The Rise of Modern Philosophy

By Anthony Kenny | Go to book overview
Save to active project


Natural Philosophy

The period at the end of the sixteenth century and the beginning of the seventeenth was one of great importance in the philosophy of the natural world. What had been, up to this point, a single discipline of 'natural philosophy' gradually split into two different endeavours: the philosophy of natural science and the science of physics. Both disciplines share a common subject matter, but they have different purposes and operate in different ways. The philosophy of nature seeks an understanding of the concepts we employ in describing and accounting for natural phenomena: concepts such as 'space', 'time', 'motion', and 'change'. Scientific physics seeks to establish and explain the phenomena themselves, not by a priori reasoning or conceptual analysis, but by observation, experiment, and hypothesis. The two disciplines are not in competition, and indeed each needs the other; but it is of prime importance to keep in mind the difference between their goals and methods.

The separation of the two was achieved, in this early modern period, in the course of a battle about the authority of the natural philosophy of Aristotle, which contains elements of both disciplines indiscriminately entwined. That philosophy remained dominant in universities both Catholic and Protestant throughout the period, and its influence undoubtedly acted as a brake on the development of sciences such as mechanics and astronomy. These sciences gathered impetus only to the extent that the Aristotelian yoke was thrown off, and this was due above all to three philosophers who attacked the system from outside the academic mainstream: Galileo, Bacon, and Descartes. Sadly, the liberation of physics was


Notes for this page

Add a new note
If you are trying to select text to create highlights or citations, remember that you must now click or tap on the first word, and then click or tap on the last word.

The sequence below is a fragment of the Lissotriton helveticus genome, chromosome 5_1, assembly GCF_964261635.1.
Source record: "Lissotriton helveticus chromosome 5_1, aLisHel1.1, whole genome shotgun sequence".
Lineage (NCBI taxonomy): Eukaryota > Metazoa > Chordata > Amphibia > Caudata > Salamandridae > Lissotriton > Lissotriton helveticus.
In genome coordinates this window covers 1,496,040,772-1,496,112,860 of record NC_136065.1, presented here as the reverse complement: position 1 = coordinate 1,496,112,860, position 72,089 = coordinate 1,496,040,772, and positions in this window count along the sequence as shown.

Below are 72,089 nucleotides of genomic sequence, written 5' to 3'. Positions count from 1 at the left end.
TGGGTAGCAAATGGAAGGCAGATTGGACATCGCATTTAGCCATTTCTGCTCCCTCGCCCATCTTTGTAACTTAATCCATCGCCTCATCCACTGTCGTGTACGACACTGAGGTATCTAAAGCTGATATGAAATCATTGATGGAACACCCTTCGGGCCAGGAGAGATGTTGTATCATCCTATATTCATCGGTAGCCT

Loading One moment ...
Project items
Cite this page

Cited page

Citations are available only to our active members.
Sign up now to cite pages or passages in MLA, APA and Chicago citation styles.

Cited page

Bookmark this page
The Rise of Modern Philosophy


Text size Smaller Larger
Search within

Search within this book

Look up

Look up a word

  • Dictionary
  • Thesaurus
Please submit a word or phrase above.
Print this page

Print this page

Why can't I print more than one page at a time?

While we understand printed pages are helpful to our users, this limitation is necessary to help protect our publishers' copyrighted material and prevent its unlawful distribution. We are sorry for any inconvenience.
Full screen
/ 356

matching results for page

Cited passage

Citations are available only to our active members.
Sign up now to cite pages or passages in MLA, APA and Chicago citation styles.

Cited passage

Welcome to the new Questia Reader

The Questia Reader has been updated to provide you with an even better online reading experience.  It is now 100% Responsive, which means you can read our books and articles on any sized device you wish.  All of your favorite tools like notes, highlights, and citations are still here, but the way you select text has been updated to be easier to use, especially on touchscreen devices.  Here's how:

1. Click or tap the first word you want to select.
2. Click or tap the last word you want to select.

OK, got it!

Thanks for trying Questia!

Please continue trying out our research tools, but please note, full functionality is available only to our active members.

Your work will be lost once you leave this Web page.

For full access in an ad-free environment, sign up now for a FREE, 1-day trial.

Already a member? Log in now.

Are you sure you want to delete this highlight?